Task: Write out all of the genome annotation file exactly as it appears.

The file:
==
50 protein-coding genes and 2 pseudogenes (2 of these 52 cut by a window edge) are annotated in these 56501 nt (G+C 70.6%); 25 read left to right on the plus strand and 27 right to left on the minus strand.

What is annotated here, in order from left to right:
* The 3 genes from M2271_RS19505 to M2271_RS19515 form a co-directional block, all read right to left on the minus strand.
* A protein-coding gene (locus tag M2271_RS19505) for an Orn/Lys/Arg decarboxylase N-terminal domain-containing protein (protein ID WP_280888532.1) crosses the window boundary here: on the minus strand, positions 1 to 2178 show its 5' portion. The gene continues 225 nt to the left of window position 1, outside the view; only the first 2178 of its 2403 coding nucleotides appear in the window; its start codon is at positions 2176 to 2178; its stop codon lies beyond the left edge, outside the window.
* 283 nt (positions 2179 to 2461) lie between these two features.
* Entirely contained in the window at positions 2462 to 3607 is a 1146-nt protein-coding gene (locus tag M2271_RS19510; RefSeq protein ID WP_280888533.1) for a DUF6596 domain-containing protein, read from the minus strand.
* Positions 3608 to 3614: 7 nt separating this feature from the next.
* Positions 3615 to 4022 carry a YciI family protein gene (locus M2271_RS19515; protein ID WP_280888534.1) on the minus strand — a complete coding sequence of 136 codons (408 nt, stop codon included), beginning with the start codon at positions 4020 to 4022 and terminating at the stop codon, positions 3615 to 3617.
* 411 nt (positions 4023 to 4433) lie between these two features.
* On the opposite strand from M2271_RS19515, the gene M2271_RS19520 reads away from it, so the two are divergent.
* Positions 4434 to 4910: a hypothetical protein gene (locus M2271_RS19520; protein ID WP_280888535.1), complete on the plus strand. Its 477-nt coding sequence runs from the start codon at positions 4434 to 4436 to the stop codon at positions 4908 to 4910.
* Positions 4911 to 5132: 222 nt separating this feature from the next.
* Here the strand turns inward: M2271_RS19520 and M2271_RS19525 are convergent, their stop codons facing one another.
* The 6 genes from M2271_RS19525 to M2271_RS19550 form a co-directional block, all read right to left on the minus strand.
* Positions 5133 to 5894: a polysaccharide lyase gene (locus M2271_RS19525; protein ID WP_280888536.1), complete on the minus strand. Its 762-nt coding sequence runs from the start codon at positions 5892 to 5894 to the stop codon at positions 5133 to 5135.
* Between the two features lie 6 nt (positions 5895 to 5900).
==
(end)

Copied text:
50 protein-coding genes and 2 pseudogenes (2 of these 52 cut by a window edge) are annotated in these 56501 nt (G+C 70.6%); 25 read left to right on the plus strand and 27 right to left on the minus strand.

What is annotated here, in order from left to right:
* The 3 genes from M2271_RS19505 to M2271_RS19515 form a co-directional block, all read right to left on the minus strand.
* A protein-coding gene (locus tag M2271_RS19505) for an Orn/Lys/Arg decarboxylase N-terminal domain-containing protein (protein ID WP_280888532.1) crosses the window boundary here: on the minus strand, positions 1 to 2178 show its 5' portion. The gene continues 225 nt to the left of window position 1, outside the view; only the first 2178 of its 2403 coding nucleotides appear in the window; its start codon is at positions 2176 to 2178; its stop codon lies beyond the left edge, outside the window.
* 283 nt (positions 2179 to 2461) lie between these two features.
* Entirely contained in the window at positions 2462 to 3607 is a 1146-nt protein-coding gene (locus tag M2271_RS19510; RefSeq protein ID WP_280888533.1) for a DUF6596 domain-containing protein, read from the minus strand.
* Positions 3608 to 3614: 7 nt separating this feature from the next.
* Positions 3615 to 4022 carry a YciI family protein gene (locus M2271_RS19515; protein ID WP_280888534.1) on the minus strand — a complete coding sequence of 136 codons (408 nt, stop codon included), beginning with the start codon at positions 4020 to 4022 and terminating at the stop codon, positions 3615 to 3617.
* 411 nt (positions 4023 to 4433) lie between these two features.
* On the opposite strand from M2271_RS19515, the gene M2271_RS19520 reads away from it, so the two are divergent.
* Positions 4434 to 4910: a hypothetical protein gene (locus M2271_RS19520; protein ID WP_280888535.1), complete on the plus strand. Its 477-nt coding sequence runs from the start codon at positions 4434 to 4436 to the stop codon at positions 4908 to 4910.
* Positions 4911 to 5132: 222 nt separating this feature from the next.
* Here the strand turns inward: M2271_RS19520 and M2271_RS19525 are convergent, their stop codons facing one another.
* The 6 genes from M2271_RS19525 to M2271_RS19550 form a co-directional block, all read right to left on the minus strand.
* Positions 5133 to 5894: a polysaccharide lyase gene (locus M2271_RS19525; protein ID WP_280888536.1), complete on the minus strand. Its 762-nt coding sequence runs from the start codon at positions 5892 to 5894 to the stop codon at positions 5133 to 5135.
* Between the two features lie 6 nt (positions 5895 to 5900).